If you are a primary teacher, you know just how important it is for students to build strong phonemic awareness and phonics skills. You also know how these skills are directly linked to their reading success. And if you’re anything like me, you are using what’s left of your precious summer days thinking about how to reach your incoming Littles this fall. So, let’s talk about Elkonin Boxes!
Elkonin boxes are such a powerful tool proven to help students with building the skills needed for reading. There are so many ways to use Elkonin boxes and… brownie points for them all being hands-on and engaging! I am so excited to share with you how I use them in the classroom with my students!
What Are Elkonin Boxes?
Before jumping into how to use Elkonin boxes, let’s first talk about what they are. Elkonin boxes, more commonly known as sound boxes, are a set of empty boxes used in conjunction with counters, or some other small manipulative, to segment individual sounds (phonemes) in spoken words. Each box represents one sound in a spoken word.
Phonemic Awareness Elkonin Boxes Activities
1. Working With Sounds
Every year we begin using Elkonin boxes with pictures only. Students learn how to read CVC words just using sounds, no letters! Bonus – this works wonders for their confidence! I spend a lot of time modeling, especially at the beginning of the year. I model 3 to 5 pictures before having students do the task on their own. A picture is displayed and then I have students listen to a word like cat. They repeat the word and think about the sounds they hear in the word. We discuss how many sounds we hear and how many boxes there are.
Once we have decided on the number of sounds we hear in the word, I have them drag one counter into a box for each sound in the word cat.
These Phonemic Awareness Sound Boxes from Miss Kindergarten are simply perfect to use with this activity!
As students drag their counters to each box, they say the sound. As students are sliding their counter into the first box, they say the /k/ sound, as they slide their second counter into the middle box, they say the /a/ sound, and as they slide their third counter into the last box, they say the /t/ sound. When all boxes are filled, they drag their finger across the arrow to say the whole word fast – the way we say it when we talk.
I do the same thing on the board that students are doing at their seats. Once they get really good, I just follow their lead. 😉 When students have grasped CVC picture words, more boxes are added to practice vowel teams, digraphs, and magic e words.
2. Dot the Spot
Another fun phonemic awareness activity to use with Elkonin boxes is what I like to call “Dot the Spot.” This activity is more advanced. I give students a word for them to listen to, and then they dot the spot for the beginning, middle, or ending sound in that word. For example, for the word job, students will repeat the word. Then I ask them to dot the spot for /b/. Students will slide their counters to the last box to indicate that /b/ is the ending sound for the word job. We work in isolation for beginning, middle, and ending sounds depending on what skill we are working on at the time. Once we have learned how to identify beginning, middle, and ending sounds in words, we mix it all up in a single activity.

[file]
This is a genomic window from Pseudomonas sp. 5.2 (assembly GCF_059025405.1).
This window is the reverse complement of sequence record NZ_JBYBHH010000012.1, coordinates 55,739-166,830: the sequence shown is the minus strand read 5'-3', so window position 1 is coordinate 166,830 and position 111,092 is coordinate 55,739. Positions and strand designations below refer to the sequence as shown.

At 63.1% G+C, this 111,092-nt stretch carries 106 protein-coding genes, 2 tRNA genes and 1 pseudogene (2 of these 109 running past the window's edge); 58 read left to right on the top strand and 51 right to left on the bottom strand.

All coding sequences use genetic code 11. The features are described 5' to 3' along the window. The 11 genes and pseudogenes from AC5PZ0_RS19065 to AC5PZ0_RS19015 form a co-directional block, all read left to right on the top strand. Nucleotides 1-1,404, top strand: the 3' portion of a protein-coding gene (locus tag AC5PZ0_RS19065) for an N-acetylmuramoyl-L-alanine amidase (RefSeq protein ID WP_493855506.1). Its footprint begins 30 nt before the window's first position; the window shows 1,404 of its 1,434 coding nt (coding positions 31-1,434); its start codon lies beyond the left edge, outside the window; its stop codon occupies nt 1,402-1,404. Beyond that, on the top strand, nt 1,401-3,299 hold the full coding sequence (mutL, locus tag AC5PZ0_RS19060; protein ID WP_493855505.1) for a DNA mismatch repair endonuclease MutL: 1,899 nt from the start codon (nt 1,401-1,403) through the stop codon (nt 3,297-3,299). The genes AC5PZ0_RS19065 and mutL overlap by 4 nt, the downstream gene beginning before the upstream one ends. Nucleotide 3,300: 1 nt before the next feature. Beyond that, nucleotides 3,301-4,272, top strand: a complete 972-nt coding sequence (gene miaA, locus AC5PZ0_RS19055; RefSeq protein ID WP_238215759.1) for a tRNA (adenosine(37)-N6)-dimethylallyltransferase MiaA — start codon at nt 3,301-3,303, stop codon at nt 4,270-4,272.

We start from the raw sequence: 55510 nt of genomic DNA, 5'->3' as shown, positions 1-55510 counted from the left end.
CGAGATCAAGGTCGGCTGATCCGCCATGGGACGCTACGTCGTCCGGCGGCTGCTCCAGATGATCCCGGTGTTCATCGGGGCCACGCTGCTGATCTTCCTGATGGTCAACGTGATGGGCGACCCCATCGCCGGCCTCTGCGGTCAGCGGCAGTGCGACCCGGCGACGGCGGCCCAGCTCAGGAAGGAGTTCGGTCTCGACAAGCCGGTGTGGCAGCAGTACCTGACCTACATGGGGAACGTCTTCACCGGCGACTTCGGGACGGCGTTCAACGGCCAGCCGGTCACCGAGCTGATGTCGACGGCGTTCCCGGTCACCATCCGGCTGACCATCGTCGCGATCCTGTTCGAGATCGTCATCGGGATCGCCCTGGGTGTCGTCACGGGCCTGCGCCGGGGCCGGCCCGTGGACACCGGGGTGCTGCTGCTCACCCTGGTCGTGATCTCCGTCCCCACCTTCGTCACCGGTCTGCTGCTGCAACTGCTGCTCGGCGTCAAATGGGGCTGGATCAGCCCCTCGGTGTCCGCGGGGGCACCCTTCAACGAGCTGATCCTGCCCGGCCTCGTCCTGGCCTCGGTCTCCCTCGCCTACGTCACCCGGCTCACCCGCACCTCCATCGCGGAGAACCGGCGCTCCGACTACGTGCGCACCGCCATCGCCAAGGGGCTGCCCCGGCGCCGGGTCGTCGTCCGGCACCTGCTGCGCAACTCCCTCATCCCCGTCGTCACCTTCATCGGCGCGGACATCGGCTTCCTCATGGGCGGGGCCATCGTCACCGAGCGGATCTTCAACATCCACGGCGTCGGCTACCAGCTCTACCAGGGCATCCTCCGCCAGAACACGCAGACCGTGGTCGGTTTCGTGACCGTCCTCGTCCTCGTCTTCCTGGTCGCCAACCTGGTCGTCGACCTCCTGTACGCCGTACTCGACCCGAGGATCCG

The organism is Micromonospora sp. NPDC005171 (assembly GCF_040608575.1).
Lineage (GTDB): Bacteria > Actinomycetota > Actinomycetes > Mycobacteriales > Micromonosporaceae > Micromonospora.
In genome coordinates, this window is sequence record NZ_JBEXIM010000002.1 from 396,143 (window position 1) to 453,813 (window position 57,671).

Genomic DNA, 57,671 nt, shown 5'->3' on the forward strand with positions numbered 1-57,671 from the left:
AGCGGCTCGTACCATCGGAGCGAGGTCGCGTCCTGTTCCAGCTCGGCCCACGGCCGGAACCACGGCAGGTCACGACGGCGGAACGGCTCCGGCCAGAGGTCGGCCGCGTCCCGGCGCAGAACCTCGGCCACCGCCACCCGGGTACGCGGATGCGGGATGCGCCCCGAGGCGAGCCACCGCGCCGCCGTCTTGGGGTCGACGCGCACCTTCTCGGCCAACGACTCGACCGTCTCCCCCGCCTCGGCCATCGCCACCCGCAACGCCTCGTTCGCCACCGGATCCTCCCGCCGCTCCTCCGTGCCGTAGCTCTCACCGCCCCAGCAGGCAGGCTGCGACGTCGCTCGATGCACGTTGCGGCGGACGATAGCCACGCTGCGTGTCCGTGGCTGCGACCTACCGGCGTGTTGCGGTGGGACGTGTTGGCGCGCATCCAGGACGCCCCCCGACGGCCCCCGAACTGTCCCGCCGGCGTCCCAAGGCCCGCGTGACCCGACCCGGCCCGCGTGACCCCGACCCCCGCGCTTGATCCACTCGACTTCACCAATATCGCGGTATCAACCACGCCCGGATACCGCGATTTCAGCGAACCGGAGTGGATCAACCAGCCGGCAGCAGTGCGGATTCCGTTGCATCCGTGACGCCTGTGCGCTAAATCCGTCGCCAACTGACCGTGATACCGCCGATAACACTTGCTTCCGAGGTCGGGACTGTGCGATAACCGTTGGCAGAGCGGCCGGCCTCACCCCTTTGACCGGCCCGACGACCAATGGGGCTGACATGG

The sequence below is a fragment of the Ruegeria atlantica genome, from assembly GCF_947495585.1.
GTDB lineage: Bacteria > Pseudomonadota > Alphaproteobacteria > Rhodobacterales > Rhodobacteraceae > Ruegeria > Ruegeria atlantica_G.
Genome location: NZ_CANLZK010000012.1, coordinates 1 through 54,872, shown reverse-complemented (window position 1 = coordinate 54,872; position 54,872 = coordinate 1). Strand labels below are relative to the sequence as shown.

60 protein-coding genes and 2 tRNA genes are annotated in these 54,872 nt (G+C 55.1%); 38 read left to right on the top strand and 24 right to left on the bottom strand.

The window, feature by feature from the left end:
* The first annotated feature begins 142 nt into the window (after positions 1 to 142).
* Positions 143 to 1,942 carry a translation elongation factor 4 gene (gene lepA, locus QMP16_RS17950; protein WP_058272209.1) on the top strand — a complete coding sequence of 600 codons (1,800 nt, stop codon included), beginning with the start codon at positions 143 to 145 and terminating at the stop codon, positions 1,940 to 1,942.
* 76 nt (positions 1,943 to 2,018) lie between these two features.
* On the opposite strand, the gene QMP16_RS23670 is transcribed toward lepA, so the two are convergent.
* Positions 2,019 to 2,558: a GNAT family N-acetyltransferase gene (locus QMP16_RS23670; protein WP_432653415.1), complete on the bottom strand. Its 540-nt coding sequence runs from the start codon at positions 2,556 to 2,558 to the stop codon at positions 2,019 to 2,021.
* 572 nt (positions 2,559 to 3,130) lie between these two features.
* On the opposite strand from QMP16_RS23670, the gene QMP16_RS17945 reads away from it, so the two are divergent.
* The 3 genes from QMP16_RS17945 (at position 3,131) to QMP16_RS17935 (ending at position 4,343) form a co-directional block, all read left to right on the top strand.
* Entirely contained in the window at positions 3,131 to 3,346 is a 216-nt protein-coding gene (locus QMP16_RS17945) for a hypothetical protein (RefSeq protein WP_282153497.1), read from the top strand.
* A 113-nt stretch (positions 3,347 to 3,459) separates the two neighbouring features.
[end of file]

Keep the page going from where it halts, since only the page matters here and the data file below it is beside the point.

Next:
Phonics Elkonin Boxes Activities
3. Building Words
After students have a solid understanding of segmenting spoken picture words into sounds, I have them identify the sounds with their corresponding letters. For the word cat, I will display the picture and the written word cat. We continue practicing recognizing how many sounds in the word and using counters to represent each sound, but we also identify each sound’s letter. For example, students will identify /k/ as the first sound and replace the counter with the letter “c.” Students repeat this until they have identified all letter sounds, and the sound boxes display the word cat – one letter in each box.
4. Changing Words
Another great phonics activity with Elkonin boxes is manipulating letters based on spoken words. I give students a word like net. I have them repeat the word and move their letter cards into the boxes. Then I give a new word and ask students to change one letter to make the word vet. That would involve students understanding that the beginning sound is the sound that changed and would need to replace the letter “n” with the letter “v” to make the word vet.
Writing With Elkonin Boxes
5. Writing/Spelling Activity
Working with Elkonin boxes is an excellent way for students to break apart words and then put them back together, which helps with writing and spelling. Stepping outside of the box a little and taking things a step further, students can practice writing and spelling the word we are working with by writing the word on the line. This activity transfers to their actual writing and spelling! In addition to building the word with their letter and sound box mats, students can also dictate the word on paper.
If you are looking to add these awesome Word Work Mats to your classroom, click here! I hope you find these activities using Elkonin boxes helpful! I’m cheering you (and your students) on! 🙂
Want a FREE activity to use with your Littles, try these Word Mapping Mats! They are similar to the Word Work Mats and are a fun, easy, and colorful way to incorporate sound boxes into the mix! Just slip them into a dry erase pocket, or sheet protector. Click the picture below and let the word mapping begin!
Psssst… You can find the full set of Word Mapping Mats inside The Sweet Life of Primary + Membership!
The full set of Word Mapping Mats includes:
Hot Air Balloons